NEW DELHI – Anti-corruption champion Arvind Kejriwal Saturday rode the subway to his swearing-in ceremony as the chief minister of Delhi, in what supporters hope will be a watershed moment in India’s graft-ridden politics.
Kejriwal was greeted by thousands of cheering supporters and a clutch of microphones and television cameras when he emerged from his apartment in a suburb of the city of 16 million.
“This is the fight for independence from corruption, hunger and poverty,” he said. “It is the common man’s victory. Action will start as soon as we take the oath.”
Thousands of supporters gathered at the Ramlila Maidan in central Delhi ahead of the oath ceremony waving Indian flags.
The public ground is where some of the biggest rallies against a string of government corruption scandals were held two years ago.
Kejriwal’s upstart Aam Admi (Common Man) Party made a stunning electoral debut, winning 28 assembly seats in recent state polls and delivering a stinging defeat to the Congress party, which rules at the national level.
His decision to use public transport echoes his promise to end the VIP culture of Delhi’s political elite and set a down-to-earth tone for his new administration.
“It is not me who will be the chief minister — it will be Delhi’s common man,” Kejriwal said ahead of his oath-taking ceremony. “I have come to fulfill the promise that I made to you,” he told supporters on the eve of his swearing-in. “Your problems will be heard by us and solutions will be given here.”
The rookie party’s symbol is a broom — to underline its commitment to sweeping away India’s culture of bribery and corruption that critics say has become endemic in politics and in daily life.
The 45-year-old former tax inspector, named top news weekly India Today’s newsmaker of the year, has eschewed the customary motorcade with its wailing sirens to take him to the swearing-in ceremony.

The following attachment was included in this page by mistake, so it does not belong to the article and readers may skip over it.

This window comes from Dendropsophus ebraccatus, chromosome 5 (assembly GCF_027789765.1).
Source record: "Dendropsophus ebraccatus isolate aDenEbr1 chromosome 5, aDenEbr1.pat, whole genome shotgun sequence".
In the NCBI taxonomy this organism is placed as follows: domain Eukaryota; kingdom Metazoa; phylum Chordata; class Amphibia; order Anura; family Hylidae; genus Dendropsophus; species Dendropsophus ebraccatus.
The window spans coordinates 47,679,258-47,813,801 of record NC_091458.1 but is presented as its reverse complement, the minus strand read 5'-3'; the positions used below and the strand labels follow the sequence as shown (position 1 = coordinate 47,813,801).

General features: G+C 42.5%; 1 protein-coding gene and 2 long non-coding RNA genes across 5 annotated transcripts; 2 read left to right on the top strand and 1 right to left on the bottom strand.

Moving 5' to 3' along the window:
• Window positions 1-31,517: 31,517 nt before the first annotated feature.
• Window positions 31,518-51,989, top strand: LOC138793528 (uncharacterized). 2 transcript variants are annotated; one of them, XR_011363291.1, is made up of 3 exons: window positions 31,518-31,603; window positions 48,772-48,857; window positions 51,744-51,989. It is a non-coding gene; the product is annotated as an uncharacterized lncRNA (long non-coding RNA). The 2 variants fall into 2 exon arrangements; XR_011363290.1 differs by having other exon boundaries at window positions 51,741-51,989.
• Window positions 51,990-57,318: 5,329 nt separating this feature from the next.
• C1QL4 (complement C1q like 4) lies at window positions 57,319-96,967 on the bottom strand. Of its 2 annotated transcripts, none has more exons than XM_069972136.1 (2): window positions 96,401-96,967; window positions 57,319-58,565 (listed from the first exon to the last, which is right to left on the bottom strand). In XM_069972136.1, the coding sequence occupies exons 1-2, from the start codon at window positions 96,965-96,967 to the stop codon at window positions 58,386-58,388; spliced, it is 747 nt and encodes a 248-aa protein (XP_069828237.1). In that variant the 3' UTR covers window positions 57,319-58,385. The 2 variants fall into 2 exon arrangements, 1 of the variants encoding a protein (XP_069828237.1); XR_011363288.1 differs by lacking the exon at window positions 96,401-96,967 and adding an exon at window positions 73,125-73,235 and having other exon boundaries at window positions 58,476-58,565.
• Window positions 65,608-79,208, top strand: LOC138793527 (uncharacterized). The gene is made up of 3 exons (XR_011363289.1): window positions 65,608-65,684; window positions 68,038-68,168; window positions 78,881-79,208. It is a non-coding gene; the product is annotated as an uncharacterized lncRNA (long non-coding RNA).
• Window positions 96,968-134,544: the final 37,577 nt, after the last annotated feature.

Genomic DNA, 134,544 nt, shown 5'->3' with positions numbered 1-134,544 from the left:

‘Moral face of Indian politics’
He has declared that he will abolish the culture of privilege surrounding New Delhi’s politicians.
Unlike his predecessors, Kejriwal, whose backers range from taxi drivers and teachers to business proprietors and servants, has said he and his ministers will not occupy the sprawling bungalows surrounded by lush lawns built by India’s former British colonial rulers.
Kejriwal, normally seen sporting his trademark white cap emblazoned with the words “I am a common man,” plans to keep living in his fourth-story apartment in the Delhi suburb of Ghaziabad and has declined police protection.
“He has emerged as a new moral force in Indian politics,” said India Today editor-in-chief Aroon Purie in an editorial. “The challenge now is to live up to the expectations of the voters who see him as a saviour.”
Kejriwal came to national prominence as an advisor to elderly social activist Anna Hazare, whose anti-corruption drive galvanized the country in 2011.
Kejriwal then went on to found his own party after the two men fell out over strategy. Hazare, now 76, believed the anti-corruption fight should remain nonpartisan, while Kejriwal felt he should enter the electoral fray.
The Hindu nationalist Bharatiya Janata Party, tipped to win general elections due by May, came first with 31 seats in the Delhi polls but was not able to form a majority. Kejriwal will govern with outside support from Congress, which won only eight seats.
Kejriwal initially refused to team up with Congress, which he had denounced as brazenly corrupt, but finally bowed to a flood of emails and text messages from Delhi citizens urging him to form a government.
He says he plans to use referendums to consult with voters on big issues.
“I voted for him and I want to see him make a difference in politics,” said a security guard, Munshi, who goes by one name.
The day before his swearing-in, Delhi bureaucrats got a taste of Kejriwal’s style, grilling officials about local problems.
He faces no easy task in governing Delhi, which is one of the world’s most congested, slum-ridden and polluted cities, lacking proper sanitation and reliable power and with roads full of bone-jolting potholes.
The rout of Congress in Delhi and three other state polls earlier this month has been seen as a sign that the powerful Nehru-Gandhi dynasty, which has given India three prime ministers since independence in 1947, may be about to lose office on a national scale.